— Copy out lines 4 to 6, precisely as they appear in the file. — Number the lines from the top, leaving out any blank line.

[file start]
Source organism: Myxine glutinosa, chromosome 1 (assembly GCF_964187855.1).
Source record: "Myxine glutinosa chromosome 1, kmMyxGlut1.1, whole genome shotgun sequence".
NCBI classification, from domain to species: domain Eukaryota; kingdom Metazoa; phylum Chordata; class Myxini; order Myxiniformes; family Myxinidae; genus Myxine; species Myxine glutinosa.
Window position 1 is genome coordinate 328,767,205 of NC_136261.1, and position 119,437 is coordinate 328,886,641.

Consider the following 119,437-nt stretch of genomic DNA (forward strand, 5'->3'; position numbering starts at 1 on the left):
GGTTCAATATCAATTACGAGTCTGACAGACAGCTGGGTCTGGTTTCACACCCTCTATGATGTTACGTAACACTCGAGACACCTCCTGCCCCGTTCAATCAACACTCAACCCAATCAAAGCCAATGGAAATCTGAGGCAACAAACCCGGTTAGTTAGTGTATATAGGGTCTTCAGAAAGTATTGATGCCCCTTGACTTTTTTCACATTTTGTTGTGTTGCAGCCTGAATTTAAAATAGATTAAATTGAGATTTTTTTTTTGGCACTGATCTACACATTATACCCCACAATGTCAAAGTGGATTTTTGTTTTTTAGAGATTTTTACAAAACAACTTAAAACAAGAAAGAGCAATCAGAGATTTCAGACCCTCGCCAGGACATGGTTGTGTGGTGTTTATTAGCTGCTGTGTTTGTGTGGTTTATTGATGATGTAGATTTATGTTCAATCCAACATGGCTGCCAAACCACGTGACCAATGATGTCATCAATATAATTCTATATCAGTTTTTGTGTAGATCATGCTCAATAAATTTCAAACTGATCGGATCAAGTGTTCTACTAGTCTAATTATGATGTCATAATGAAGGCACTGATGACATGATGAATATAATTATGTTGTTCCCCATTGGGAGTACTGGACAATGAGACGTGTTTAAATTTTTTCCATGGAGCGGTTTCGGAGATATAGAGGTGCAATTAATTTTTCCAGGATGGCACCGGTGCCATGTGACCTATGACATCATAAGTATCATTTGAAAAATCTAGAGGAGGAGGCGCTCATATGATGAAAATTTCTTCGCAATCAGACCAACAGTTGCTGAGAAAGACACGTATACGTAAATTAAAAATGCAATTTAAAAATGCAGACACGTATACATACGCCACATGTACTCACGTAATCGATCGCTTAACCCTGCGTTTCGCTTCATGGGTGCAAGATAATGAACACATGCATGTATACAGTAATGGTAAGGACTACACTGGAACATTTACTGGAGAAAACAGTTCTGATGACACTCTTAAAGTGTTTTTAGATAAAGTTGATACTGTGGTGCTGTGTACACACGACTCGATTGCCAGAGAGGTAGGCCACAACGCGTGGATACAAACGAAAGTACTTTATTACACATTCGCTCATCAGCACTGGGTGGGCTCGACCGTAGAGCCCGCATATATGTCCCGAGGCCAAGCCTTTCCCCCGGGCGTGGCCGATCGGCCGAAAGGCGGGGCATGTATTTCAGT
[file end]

Window position 1 is genome coordinate 328,767,205 of NC_136261.1, and position 119,437 is coordinate 328,886,641.

Consider the following 119,437-nt stretch of genomic DNA (forward strand, 5'->3'; position numbering starts at 1 on the left):
GGTTCAATATCAATTACGAGTCTGACAGACAGCTGGGTCTGGTTTCACACCCTCTATGATGTTACGTAACACTCGAGACACCTCCTGCCCCGTTCAATCAACACTCAACCCAATCAAAGCCAATGGAAATCTGAGGCAACAAACCCGGTTAGTTAGTGTATATAGGGTCTTCAGAAAGTATTGATGCCCCTTGACTTTTTTCACATTTTGTTGTGTTGCAGCCTGAATTTAAAATAGATTAAATTGAGATTTTTTTTTTGGCACTGATCTACACATTATACCCCACAATGTCAAAGTGGATTTTTGTTTTTTAGAGATTTTTACAAAACAACTTAAAACAAGAAAGAGCAATCAGAGATTTCAGACCCTCGCCAGGACATGGTTGTGTGGTGTTTATTAGCTGCTGTGTTTGTGTGGTTTATTGATGATGTAGATTTATGTTCAATCCAACATGGCTGCCAAACCACGTGACCAATGATGTCATCAATATAATTCTATATCAGTTTTTGTGTAGATCATGCTCAATAAATTTCAAACTGATCGGATCAAGTGTTCTACTAGTCTAATTATGATGTCATAATGAAGGCACTGATGACATGATGAATATAATTATGTTGTTCCCCATTGGGAGTACTGGACAATGAGACGTGTTTAAATTTTTTCCATGGAGCGGTTTCGGAGATATAGAGGTGCAATTAATTTTTCCAGGATGGCACCGGTGCCATGTGACCTATGACATCATAAGTATCATTTGAAAAATCTAGAGGAGGAGGCGCTCATATGATGAAAATTTCTTCGCAATCAGACCAACAGTTGCTGAGAAAGACACGTATACGTAAATTAAAAATGCAATTTAAAAATGCAGACACGTATACATACGCCACATGTACTCACGTAATCGATCGCTTAACCCTGCGTTTCGCTTCATGGGTGCAAGATAATGAACACATGCATGTATACAGTAATGGTAAGGACTACACTGGAACATTTACTGGAGAAAACAGTTCTGATGACACTCTTAAAGTGTTTTTAGATAAAGTTGATACTGTGGTGCTGTGTACACACGACTCGATTGCCAGAGAGGTAGGCCACAACGCGTGGATACAAACGAAAGTACTTTATTACACATTCGCTCATCAGCACTGGGTGGGCTCGACCGTAGAGCCCGCATATATGTCCCGAGGCCAAGCCTTTCCCCCGGGCGTGGCCGATCGGCCGAAAGGCGGGGCATGTATTTCAGT